‘Sound Set!’: The Film Industry Needs Audio
Attention all musicians: Molly’s here with a handy guide to the different jobs available for sound people in the film and television industry.
Sound is a very important part of the film and television industry…
If, like me, you love music and have thought about going into the music industry then this article may be of interest to you. Dealing with sound is fun but did you know you can do the things you find fun in a different industry that needs people who are passionate about sound? The film industry is that industry.
Sound is a very important part of the film and television industry but can be forgotten about as it’s not seen. But when sound is bad in a production, people notice and when sound is good, people notice. How many times have you shed a tear at a film? Was it the music or the visuals that tipped you over the edge? Would a horror film be as scary without the eerie music or loud, sudden sound effects? Sound sets an atmosphere as much as the visuals of a film.
I took part in the BFI Film Academy Bristol in 2014 and quickly joined the sound team due to my music background and interest in sound. The experience was valuable as I was able to build on my knowledge and apply it to a completely different field. I was also lucky enough to learn a bit about sound editing and foley through a Bristol based post-production company called Films at 59.
As far as composing goes, I got to whip something up for a film made for the BFI Film Academy course with the help of a producer and tutor.
So if you’re studying music or are interested in audio then pursuing a career in sound for film may be for you;
A boom mic is a really sensitive directional microphone that sits on a long pole so the operator won’t be in the shot. Boom operators work alongside camera operators to understand where the best place is to hold the boom mic as well as the sound recordist who will direct you to get the best quality sound. Boom operators also have the job of setting up radio mics on the actors/people on set. It is a fun job if you want to be as close to the action as possible!
The sound recordist works with the boom operators to record the sound on the set of a film using a sound mixer. The boom mics are plugged into the mixer so the sound recordist can adjust the volume and press record. Knowledge of controlling levels and knowing what sounds are and aren’t meant to be in the shot is crucial for recording the best sound on set. Sound recordists also get to shout ‘sound set’ just before the clapper board is snapped and ‘action’ is called. Pretty important job.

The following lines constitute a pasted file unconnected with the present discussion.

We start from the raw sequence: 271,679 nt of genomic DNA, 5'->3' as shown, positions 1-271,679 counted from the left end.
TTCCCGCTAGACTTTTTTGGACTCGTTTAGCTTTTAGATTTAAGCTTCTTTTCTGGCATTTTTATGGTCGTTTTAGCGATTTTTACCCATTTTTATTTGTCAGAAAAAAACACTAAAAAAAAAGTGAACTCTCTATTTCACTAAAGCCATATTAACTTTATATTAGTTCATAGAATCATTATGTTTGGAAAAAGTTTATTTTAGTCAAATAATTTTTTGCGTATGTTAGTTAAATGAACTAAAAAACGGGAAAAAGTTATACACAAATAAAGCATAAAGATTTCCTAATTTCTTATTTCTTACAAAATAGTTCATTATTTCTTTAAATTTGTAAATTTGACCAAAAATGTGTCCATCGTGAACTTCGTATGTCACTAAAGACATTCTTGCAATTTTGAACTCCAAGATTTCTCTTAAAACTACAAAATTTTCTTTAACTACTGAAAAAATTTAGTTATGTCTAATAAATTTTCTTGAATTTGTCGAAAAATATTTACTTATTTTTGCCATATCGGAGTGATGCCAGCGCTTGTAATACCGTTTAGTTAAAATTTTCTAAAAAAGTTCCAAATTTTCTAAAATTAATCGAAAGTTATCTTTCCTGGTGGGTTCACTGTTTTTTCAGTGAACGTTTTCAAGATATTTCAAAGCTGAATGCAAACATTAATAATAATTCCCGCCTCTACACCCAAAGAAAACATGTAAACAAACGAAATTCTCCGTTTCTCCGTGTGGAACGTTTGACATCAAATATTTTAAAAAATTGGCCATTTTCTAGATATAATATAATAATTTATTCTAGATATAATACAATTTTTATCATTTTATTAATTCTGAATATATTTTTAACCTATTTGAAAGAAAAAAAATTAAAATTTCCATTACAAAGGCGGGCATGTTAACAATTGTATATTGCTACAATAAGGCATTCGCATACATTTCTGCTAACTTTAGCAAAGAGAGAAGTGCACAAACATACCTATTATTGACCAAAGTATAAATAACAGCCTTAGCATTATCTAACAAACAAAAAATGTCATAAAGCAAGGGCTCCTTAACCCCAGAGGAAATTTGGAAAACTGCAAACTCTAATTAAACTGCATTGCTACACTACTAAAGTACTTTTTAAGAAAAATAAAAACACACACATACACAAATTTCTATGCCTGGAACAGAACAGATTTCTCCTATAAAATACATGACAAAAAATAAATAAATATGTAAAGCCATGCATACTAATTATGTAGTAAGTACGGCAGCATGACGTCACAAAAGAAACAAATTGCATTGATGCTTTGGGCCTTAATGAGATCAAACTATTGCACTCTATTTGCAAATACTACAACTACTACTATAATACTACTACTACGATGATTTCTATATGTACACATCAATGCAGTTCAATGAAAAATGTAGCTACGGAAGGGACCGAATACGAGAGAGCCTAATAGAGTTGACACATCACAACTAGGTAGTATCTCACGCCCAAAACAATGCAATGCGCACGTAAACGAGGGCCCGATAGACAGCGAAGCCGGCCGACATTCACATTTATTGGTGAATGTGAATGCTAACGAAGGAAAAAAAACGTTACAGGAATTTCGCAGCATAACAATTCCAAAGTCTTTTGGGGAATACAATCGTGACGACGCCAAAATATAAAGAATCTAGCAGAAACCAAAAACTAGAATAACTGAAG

A sound editor cuts, mixes and fixes sound ready to be finalised for final screening. This post-production job is technical and requires software/hardware skills. If you have an interest in music production then this role may be up your street.
Foley artists work in post-production, making sound effects from various objects to enhance the sound on screen. For example, a foley artist might crunch cornflakes in synch with an image of an actor walking through autumn leaves. Foley artists have to think of imaginative ways of recreating natural sounds so if you like making noise but don’t play an instrument then becoming a foley artist may be the way to go.
Whether it’s sourcing the right music for a film or making it yourself, genre of music is important to the genre of film. Music supervisors take on the task of finding the appropriate music for a film, which means liaising with records companies for the use of a song. On the other hand, composers will create a soundtrack from scratch to suit the film and not have any ties to record companies. So if you’re a big music fan or make music then one of these roads in the film industry could be perfect for you.
If you have experience in any of these roles or are looking for experience then check these places out:
Prawn Productions, a youth led film production company aged 15+, filming regular shoots and are always on the look out for new faces to join in the shoots. Contact information is on their Facebook page.
The BFI Film Academy Bristol happens annually and takes on young filmmakers to make a film as well as gaining an industry recognised certificate.
The Creative Youth Network also run various film making classes.
Let the sound teams assemble.
Follow @rifemag for more topics.
‘Ten Steps For Setting Up Your Own Film Company’ by Becky Johnson
‘Camera Equipment with £500 Budget’ by Little Ryan
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